It is the view of the Liberal Democrat Group that there is no justification for reducing our aspiration and effort to build on previously developed land.
We do not believe that there is any need for the construction of a large number of properties (or indeed any properties) on Green Belt or OPOL land. New homes should first be built on Brownfield sites, on sites where planning permission for housing development has already been granted and upon the many derelict and the unloved sites in our town centres and districts.
Furthermore it is our view that conversions should take place so every empty mill and factory, where viable, is utilised for housing and that the large number of empty homes should be brought back into use.
It is our view that the Oldham Local Plan should make plain that these will be tenets upon which housing development will take place in this borough. We should work on the belief that our Green Belt and OPOL sites remain protected.
It is also unfortunate that the GMSF consultation document does not identify the many such sites that are available across the Borough other than those that currently sit outside Oldham’s Local Development Framework (formerly the Unitary Development Plan).
It is our view that the Oldham Local Plan should ultimately list these sites and that team of officers working on the Oldham Local Plan should work with Ward Members and the public to identify appropriate sites with potential for development for inclusion.
Within the Local Plan, housing development should also be apportioned across the whole borough rather than disproportionately in Royton, Shaw and Crompton as the GMSF does at present.
It is our view that the Oldham Local Plan should include a commitment to proportionality so that any one or two districts in the borough are not overwhelmed with new housing, and in order that new householders may have a greater choice of the area in which they wish to live.
It is important too that the Oldham Local Plan addressed the need for very significant investment in transport infrastructure. Improved transport is a critical obstacle to be overcome to ensure the success of the expansion desired in the GMSF. Many of the strategic allocations are sited near our motorway corridors, ostensibly to take advantage of existing networks.
However, our existing motorways are frequently constrained by high levels of congestion resulting in unacceptable journey times and additional traffic jams on feeder and local roads. The projected growth of industrial warehousing, office space and new homes will require monumental investment in transport infrastructure. It is of paramount importance to ensure that the transport infrastructure is in place before other building takes place.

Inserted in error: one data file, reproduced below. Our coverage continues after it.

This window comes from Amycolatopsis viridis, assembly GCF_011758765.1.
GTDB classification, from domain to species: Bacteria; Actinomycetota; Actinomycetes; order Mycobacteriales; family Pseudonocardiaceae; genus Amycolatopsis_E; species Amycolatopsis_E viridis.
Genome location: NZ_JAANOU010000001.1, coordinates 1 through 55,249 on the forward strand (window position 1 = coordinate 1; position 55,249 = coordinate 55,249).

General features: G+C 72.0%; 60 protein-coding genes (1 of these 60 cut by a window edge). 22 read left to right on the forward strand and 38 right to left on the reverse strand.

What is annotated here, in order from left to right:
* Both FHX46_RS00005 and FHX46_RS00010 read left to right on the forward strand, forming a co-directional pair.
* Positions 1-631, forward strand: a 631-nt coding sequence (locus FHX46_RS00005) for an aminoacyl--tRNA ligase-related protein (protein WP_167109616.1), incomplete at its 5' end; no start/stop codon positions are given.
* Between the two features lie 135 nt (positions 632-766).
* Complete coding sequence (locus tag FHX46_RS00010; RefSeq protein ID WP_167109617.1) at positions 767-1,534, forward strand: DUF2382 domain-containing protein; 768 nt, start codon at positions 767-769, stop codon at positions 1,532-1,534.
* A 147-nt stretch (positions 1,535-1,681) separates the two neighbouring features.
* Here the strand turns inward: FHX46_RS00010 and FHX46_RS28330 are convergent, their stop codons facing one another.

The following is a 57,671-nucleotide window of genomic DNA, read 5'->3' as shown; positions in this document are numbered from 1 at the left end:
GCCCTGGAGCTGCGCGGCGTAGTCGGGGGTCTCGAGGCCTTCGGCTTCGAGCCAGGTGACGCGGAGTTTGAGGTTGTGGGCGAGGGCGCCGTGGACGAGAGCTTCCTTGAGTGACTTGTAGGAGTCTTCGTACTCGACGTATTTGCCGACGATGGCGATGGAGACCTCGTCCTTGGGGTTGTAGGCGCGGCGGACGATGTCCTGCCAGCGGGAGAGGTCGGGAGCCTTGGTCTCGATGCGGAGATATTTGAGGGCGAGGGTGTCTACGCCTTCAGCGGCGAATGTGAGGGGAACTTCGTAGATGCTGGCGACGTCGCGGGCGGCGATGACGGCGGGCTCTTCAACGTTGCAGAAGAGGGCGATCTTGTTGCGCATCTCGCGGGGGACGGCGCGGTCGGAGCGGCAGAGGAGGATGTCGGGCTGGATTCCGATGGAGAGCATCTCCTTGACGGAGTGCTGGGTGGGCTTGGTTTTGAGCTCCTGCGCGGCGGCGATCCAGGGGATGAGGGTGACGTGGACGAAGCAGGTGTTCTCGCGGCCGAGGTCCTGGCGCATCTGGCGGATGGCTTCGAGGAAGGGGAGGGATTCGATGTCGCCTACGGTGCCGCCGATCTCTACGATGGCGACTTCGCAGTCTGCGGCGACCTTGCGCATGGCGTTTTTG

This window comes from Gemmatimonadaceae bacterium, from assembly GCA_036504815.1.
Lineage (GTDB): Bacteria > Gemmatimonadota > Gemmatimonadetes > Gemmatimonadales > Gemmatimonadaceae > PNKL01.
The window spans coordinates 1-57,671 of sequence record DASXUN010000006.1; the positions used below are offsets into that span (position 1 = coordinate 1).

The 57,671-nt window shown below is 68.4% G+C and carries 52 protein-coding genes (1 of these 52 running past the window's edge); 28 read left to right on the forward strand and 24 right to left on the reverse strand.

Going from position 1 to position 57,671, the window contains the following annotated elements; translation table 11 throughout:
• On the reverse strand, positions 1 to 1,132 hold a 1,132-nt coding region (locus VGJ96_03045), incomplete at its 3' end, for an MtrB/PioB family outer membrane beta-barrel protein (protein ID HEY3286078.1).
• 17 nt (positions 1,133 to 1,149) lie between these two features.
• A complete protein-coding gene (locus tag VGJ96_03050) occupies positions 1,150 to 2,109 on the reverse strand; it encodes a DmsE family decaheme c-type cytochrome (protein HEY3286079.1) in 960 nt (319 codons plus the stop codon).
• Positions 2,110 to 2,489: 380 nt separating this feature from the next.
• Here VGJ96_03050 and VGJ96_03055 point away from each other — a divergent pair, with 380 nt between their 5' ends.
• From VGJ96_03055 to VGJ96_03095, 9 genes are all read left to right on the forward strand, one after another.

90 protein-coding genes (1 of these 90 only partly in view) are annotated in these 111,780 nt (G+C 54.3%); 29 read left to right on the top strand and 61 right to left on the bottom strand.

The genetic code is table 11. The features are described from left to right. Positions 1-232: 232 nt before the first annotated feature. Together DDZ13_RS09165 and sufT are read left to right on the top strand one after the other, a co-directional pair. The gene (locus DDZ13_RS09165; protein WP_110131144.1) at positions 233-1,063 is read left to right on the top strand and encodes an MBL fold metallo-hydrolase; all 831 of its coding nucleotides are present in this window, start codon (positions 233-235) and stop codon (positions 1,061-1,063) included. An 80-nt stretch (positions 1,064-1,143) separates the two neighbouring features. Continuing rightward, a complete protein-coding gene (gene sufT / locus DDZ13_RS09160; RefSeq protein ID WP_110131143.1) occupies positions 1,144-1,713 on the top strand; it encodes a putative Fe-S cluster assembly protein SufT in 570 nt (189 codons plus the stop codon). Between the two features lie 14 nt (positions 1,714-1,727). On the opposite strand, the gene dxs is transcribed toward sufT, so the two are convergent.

All the sites identified, especially those in Shaw and Crompton are devoid of good vehicular access and there is no obvious way to make the necessary improvements.
Cowlishaw has no acceptable roads leading into the proposed site. The topography around the Whitfield farm area makes it difficult to envisage an elegant solution to site access. Similarly the Beal Valley site is currently served only by a narrow road and the desire to facilitate access to this site by enhancing links to Shaw and Crompton Metrolink Station seem incredulous; the only current access, via Beal Lane, is saturated with existing traffic and HGV movements to and from existing businesses which are large distribution centres.
The increase in population will necessitate provision of additional services. It is vital that the Oldham Local Plan addresses these needs and the GMSF fails to do so.
In Shaw and Crompton, the necessary infrastructure to support even our existing population is lacking. We have primary schools that are already overcrowded and full; a secondary school that is falling apart; a dilapidated Health Centre that is near cardiac arrest; no swimming facilities or dry leisure provision; precious few youth facilities and no municipal tip.
Under the proposals, 3,000 homes will be built in Shaw and Crompton for growing families.
These new residents will need more primary and secondary school places; more GPs and dentists; leisure and shopping facilities; and new highways and more buses and trams to get them there.
And Oldham Council’s decision to close and not replace the Crompton Pool and Gym now looks a little short-sighted given the number of new young residents that will need to learn to swim and the number of adults that will want to keep fit.
It is vital that the Oldham Local Plan contains a strong commitment to retaining and enhancing our local beauty spots and sites of biological and scientific importance.